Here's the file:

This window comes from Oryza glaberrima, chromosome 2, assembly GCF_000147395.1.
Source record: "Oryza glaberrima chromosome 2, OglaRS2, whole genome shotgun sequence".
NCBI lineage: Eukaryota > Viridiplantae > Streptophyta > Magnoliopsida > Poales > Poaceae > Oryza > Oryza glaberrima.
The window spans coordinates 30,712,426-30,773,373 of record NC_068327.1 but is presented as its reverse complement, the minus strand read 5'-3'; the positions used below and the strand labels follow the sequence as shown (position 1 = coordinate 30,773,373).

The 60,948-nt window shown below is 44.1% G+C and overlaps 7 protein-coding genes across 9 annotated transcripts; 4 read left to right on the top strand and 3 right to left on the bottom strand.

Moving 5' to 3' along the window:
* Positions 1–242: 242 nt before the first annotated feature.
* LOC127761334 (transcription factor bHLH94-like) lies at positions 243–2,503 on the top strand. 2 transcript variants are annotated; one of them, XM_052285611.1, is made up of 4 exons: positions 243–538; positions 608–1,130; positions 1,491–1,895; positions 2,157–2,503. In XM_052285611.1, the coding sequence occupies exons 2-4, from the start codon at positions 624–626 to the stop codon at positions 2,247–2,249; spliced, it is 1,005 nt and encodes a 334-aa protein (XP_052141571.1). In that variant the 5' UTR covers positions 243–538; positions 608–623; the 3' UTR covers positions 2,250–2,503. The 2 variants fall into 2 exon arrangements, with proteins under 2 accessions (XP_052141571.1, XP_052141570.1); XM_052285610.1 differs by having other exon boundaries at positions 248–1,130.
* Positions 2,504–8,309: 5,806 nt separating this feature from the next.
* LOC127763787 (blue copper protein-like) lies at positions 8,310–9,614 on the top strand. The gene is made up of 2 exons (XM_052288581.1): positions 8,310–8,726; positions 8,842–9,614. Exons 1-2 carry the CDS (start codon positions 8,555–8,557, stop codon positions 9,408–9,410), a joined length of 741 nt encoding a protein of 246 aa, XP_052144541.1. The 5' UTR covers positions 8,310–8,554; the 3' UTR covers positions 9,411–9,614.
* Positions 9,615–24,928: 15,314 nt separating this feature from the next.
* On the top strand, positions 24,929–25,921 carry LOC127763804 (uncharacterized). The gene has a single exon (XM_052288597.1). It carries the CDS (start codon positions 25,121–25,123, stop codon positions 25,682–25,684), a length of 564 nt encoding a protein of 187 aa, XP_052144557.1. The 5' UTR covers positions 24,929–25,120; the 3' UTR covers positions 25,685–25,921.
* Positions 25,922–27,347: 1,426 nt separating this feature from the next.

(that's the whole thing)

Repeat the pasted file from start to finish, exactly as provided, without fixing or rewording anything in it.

This window comes from Oryza glaberrima, chromosome 2, assembly GCF_000147395.1.
Source record: "Oryza glaberrima chromosome 2, OglaRS2, whole genome shotgun sequence".
NCBI lineage: Eukaryota > Viridiplantae > Streptophyta > Magnoliopsida > Poales > Poaceae > Oryza > Oryza glaberrima.
The window spans coordinates 30,712,426-30,773,373 of record NC_068327.1 but is presented as its reverse complement, the minus strand read 5'-3'; the positions used below and the strand labels follow the sequence as shown (position 1 = coordinate 30,773,373).

The 60,948-nt window shown below is 44.1% G+C and overlaps 7 protein-coding genes across 9 annotated transcripts; 4 read left to right on the top strand and 3 right to left on the bottom strand.

Moving 5' to 3' along the window:
* Positions 1–242: 242 nt before the first annotated feature.
* LOC127761334 (transcription factor bHLH94-like) lies at positions 243–2,503 on the top strand. 2 transcript variants are annotated; one of them, XM_052285611.1, is made up of 4 exons: positions 243–538; positions 608–1,130; positions 1,491–1,895; positions 2,157–2,503. In XM_052285611.1, the coding sequence occupies exons 2-4, from the start codon at positions 624–626 to the stop codon at positions 2,247–2,249; spliced, it is 1,005 nt and encodes a 334-aa protein (XP_052141571.1). In that variant the 5' UTR covers positions 243–538; positions 608–623; the 3' UTR covers positions 2,250–2,503. The 2 variants fall into 2 exon arrangements, with proteins under 2 accessions (XP_052141571.1, XP_052141570.1); XM_052285610.1 differs by having other exon boundaries at positions 248–1,130.
* Positions 2,504–8,309: 5,806 nt separating this feature from the next.
* LOC127763787 (blue copper protein-like) lies at positions 8,310–9,614 on the top strand. The gene is made up of 2 exons (XM_052288581.1): positions 8,310–8,726; positions 8,842–9,614. Exons 1-2 carry the CDS (start codon positions 8,555–8,557, stop codon positions 9,408–9,410), a joined length of 741 nt encoding a protein of 246 aa, XP_052144541.1. The 5' UTR covers positions 8,310–8,554; the 3' UTR covers positions 9,411–9,614.
* Positions 9,615–24,928: 15,314 nt separating this feature from the next.
* On the top strand, positions 24,929–25,921 carry LOC127763804 (uncharacterized). The gene has a single exon (XM_052288597.1). It carries the CDS (start codon positions 25,121–25,123, stop codon positions 25,682–25,684), a length of 564 nt encoding a protein of 187 aa, XP_052144557.1. The 5' UTR covers positions 24,929–25,120; the 3' UTR covers positions 25,685–25,921.
* Positions 25,922–27,347: 1,426 nt separating this feature from the next.